With a zero-sum budget, every dollar has a place it belongs. The amount of money that’s coming in plus the amount that going out need to equal zero. So, if you bring home $3,000 each month, you need to figure out where all that money will go. You will need to break up your spending into categories: for instance, rent/utilities, car related expenses, groceries, eating out, personal items, insurance, debt, and so on. Let’s say all your expenses are covered and you have $200 still left. You would then need to assign a task to the remaining money.
The reason for the zero-sum budget is that it leaves nothing up in the air and every dollar is accounted for and used specifically how you planned. The best way to approach this method is to write everything down. Figure out your anticipated take-home income before every month, then plan out where those dollars will go.
Anti-Budget: Spending by Priority
“Minimalist; use priorities to pay as you go”
With the “anti-budget” you don’t worry about specific categories. You simply pay as you go. There are a couple rules though, you have to pay your priorities first, and you need to make yourself the top priority. This is perfect for those who need to budget but are having trouble starting. It requires consistency and an understanding of your priorities.
You basically start by saving. Then you spend the remainder. This will help you not go over your budget for the month. Set your priorities (first needs, second wants), then spend what you have in that order. Once you have set aside money for savings and your required bills you can use what’s left depending on your priorities. This method is great for people who don’t want to track their expenses in such a detailed way.
Money Flow: Automation and Maintenance
“Automated; effort upfront, minimal maintenance.”
This method requires a little more work and some trial-and-error, but once it is set up it’s a breeze. The best approach is the figure out all your recurring expenses and setup an autopay for each, including rent and utilities, as well as cable and Netflix. Ideally, you can pay these expenses directly from your checking account, so money flows in on payday and out when your bills are due, and you don’t need to touch any of it.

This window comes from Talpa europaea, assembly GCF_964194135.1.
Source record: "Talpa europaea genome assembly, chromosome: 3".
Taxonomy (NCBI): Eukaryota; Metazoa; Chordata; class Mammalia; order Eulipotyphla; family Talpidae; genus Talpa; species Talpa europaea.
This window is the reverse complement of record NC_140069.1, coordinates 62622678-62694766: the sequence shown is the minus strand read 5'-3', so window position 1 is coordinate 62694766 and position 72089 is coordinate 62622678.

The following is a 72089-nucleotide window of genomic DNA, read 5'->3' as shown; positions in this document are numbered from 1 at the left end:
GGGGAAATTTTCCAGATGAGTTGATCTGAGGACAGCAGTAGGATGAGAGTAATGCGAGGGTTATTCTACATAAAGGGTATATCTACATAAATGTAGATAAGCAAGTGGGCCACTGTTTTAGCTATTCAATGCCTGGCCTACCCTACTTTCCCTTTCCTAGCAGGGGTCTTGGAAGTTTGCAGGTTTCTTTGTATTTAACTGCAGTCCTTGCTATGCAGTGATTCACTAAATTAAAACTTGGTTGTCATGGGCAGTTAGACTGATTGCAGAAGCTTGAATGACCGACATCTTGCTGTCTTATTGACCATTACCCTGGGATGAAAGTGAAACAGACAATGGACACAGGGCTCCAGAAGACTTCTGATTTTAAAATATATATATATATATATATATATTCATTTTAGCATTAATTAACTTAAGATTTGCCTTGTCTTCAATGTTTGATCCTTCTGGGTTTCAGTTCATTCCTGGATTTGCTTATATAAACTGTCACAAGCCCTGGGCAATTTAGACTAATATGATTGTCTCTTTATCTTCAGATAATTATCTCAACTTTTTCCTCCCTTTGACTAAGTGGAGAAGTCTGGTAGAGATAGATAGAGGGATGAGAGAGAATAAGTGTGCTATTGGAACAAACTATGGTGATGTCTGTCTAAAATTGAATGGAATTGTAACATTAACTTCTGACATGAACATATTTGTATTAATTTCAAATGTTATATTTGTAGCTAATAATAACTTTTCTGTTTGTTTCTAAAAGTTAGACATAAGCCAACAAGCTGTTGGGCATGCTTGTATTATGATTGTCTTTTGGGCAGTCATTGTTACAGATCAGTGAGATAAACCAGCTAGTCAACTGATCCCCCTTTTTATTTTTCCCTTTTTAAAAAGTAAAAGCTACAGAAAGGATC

Next, you take the rest of your available income and budget that. This means you only need to monitor your variable and discretionary spending, such as groceries, entertainment, gas for your car, etc.
You’ll still want to review your spending regularly and adjust it regularly if you don’t feel like you are making progress on your goals. In the ideal version of the Money Flow system, you do less month-to-month work, but you’re always aware of what’s happening to your money.
Now you can figure out which of these budgets is right for you. There’s certainly no one-size-fits-all answer. Your approach will depend on how you work best and how much detail you want to put into your budget.
STEP 5: Live with Your Budget
A budget is useless if you don’t use it. Once you’ve decided on your preferred method, try it out. Personal finance takes a lot of trial and error, so don’t get discouraged if your first attempt at budgeting doesn’t work out quite right.
No matter what method you choose it’s important you actually write down the numbers. While this may seem old fashioned, creating a basic spreadsheet is an incredibly effective starting point for all forms of budgeting.
DOWNLOAD: income and expense sheet
STEP 6: Update Your Budget Regularly
There’s always room for improvement. Make it a habit to review and revise your budget at regular intervals to get the absolute most out of your money. There are no rules for improving your budget. The only guideline should be your personal satisfaction
Here are a few helpful things to keep in mind:
Slash Expenses- Now that you know where all of your money is going you can now focus on cutting expenses to get closer to your money goal. These can be small cuts such as subscriptions you don’t use or big ones such as housing or transportation.
Create Seasonal Budgets- It’s helpful to create budgets for the holiday season or summer spending. This is because your spending most likely will peak during these certain times of the year.
Link Existing Habits With New Ones- If you’re trying to create new money habit. Link it to an existing well-formed one. For example, if you drink a cup of coffee every morning and you want to be better about checking how much money you have left, you can log in to your bank account to check your balance.
See Dates To Review And Tweak- Just like how goals and values change, so does your budget. Whether you’re happy with your budget it or not, you should schedule a budget review regularly.
For More Information Contact:
Gisela Quiroz, Marketing Coordinator
Gisela Quiroz, Marketing Coordinator